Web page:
Musk Gave Sierra Club $6 Million, Then Tried Securing Cash From OPEC To Take Tesla Private

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Chris White Tech Reporter
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Tesla CEO Elon Musk’s suggestion that oil-rich Saudi Arabia could finance his move to take the company private came shortly after the tech billionaire admitted donating millions to the Sierra Club.

Musk asked the activist group’s executive director in July to publicize an anonymous $6 million donation he made to the group in 2018 presumably to distract from donations the entrepreneur made to the GOP. His request came the same month Musk sought funding from Saudi Arabia.

“I left the July 31st meeting with no question that a deal with the Saudi sovereign fund could be closed, and that it was just a matter of getting the process moving,” the Tesla CEO wrote Monday in a post on the company’s website. “This is why I referred to ‘funding secured’ … ”

Musk called Michael Brune, the Sierra Club’s executive director, on July 18 and asked that he make public the sizable contributions that had previously been anonymous. He also enlisted Brune to vouch for him on Twitter to quell a firestorm over the billionaire’s $38,900 contribution to a committee campaigning to keep Congress in the arms of the GOP.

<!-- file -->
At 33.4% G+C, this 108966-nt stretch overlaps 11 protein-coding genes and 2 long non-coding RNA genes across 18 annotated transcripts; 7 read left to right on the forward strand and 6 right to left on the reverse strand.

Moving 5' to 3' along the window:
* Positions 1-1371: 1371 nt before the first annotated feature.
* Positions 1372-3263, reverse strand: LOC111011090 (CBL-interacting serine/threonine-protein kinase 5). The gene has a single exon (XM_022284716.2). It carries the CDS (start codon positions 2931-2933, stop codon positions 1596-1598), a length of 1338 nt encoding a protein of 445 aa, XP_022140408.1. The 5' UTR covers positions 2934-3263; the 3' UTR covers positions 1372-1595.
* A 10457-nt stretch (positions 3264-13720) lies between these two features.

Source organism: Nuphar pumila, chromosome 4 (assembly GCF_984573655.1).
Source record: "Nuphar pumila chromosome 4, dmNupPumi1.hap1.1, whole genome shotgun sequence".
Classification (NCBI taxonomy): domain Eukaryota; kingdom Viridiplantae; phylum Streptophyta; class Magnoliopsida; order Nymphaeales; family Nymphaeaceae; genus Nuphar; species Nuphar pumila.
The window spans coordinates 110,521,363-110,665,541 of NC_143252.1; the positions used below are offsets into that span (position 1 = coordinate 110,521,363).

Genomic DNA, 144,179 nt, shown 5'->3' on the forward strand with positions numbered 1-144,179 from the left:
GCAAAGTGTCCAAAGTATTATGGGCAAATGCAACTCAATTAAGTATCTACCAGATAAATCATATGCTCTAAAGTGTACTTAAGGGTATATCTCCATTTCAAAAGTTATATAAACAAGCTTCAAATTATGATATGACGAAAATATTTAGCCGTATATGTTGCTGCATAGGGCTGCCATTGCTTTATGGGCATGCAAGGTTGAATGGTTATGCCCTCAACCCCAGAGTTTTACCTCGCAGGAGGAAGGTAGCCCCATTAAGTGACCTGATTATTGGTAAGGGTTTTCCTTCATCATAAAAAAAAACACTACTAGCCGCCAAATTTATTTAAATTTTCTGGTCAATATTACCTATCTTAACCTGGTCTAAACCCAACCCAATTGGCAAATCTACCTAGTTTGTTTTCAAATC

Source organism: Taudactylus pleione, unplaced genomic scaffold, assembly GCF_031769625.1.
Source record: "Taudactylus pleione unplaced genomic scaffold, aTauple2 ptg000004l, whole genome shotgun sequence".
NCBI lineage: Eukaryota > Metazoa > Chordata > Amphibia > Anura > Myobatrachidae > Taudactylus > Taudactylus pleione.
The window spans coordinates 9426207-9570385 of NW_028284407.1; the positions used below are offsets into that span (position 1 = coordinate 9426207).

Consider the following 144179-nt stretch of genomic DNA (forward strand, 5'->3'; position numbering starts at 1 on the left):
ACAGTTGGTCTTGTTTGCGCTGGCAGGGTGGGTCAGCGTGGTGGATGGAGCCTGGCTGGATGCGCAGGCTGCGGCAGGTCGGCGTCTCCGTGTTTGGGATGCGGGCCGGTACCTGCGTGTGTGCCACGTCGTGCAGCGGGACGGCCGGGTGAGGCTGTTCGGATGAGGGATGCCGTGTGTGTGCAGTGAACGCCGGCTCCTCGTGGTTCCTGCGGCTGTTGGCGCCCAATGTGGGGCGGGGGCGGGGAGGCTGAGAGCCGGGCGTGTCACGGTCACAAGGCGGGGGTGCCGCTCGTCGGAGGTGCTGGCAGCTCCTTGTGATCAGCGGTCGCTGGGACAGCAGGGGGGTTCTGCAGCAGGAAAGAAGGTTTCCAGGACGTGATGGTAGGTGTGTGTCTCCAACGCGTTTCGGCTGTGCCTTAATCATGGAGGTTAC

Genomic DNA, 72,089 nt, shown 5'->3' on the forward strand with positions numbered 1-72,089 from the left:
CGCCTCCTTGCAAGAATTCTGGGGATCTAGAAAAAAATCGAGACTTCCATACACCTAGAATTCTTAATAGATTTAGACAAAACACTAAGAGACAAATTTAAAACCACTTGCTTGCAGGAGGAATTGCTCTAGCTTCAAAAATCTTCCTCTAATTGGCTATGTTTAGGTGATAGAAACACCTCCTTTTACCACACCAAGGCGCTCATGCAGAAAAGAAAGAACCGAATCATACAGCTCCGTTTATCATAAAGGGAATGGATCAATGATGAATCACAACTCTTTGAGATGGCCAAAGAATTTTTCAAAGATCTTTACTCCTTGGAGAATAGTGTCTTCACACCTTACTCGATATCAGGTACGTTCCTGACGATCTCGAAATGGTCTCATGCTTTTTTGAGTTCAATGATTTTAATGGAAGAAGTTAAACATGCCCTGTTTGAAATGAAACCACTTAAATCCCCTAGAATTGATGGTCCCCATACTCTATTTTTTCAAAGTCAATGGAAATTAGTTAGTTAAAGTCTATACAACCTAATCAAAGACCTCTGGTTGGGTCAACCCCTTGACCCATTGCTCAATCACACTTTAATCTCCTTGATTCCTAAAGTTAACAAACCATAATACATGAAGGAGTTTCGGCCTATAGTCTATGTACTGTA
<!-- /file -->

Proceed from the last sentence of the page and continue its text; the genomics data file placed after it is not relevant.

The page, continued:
Musk told his Twitter followers in an Aug. 7 tweet that he had secured “funding” to take the company private at $420 per share, far more than the company’s current worth. His tweet followed a report suggesting Saudi Arabia became a major Tesla shareholder earlier in 2018. (RELATED: Tesla Suspends Trading After Elon Musk’s Cryptic Tweet On The Company’s Future)

Saudi’s Public Investment Fund (PIF) bought up 5 percent of the electric vehicle maker’s shares in 2018. The PIF’s position is worth between $1.7 billion and $2.9 billion at Tesla’s current share price. The stake makes the fund one of Tesla’s eight biggest shareholders. Musk says the July meeting with the fund changed everything.

The Saudi family initially approached Musk with a deal purchasing shares in the company, but Tesla balked at the request, according to the report. PIF instead acquired the position through secondary markets with the help of JPMorgan. The exact date of the purchase likely happened while Crown Prince Mohammed bin Salman was touring the U.S. in March.

Sierra Club, an organization that has campaigned for years against the fossil fuel industry, began a full-fledged campaign in 2017 to resuscitate a long-dead Democrat proposal to effectively ban energy production on federal land. The group effectively promoted a “keep it in the ground” slogan, suggesting Sierra Club activists were dead-set on squelching all forms of energy.

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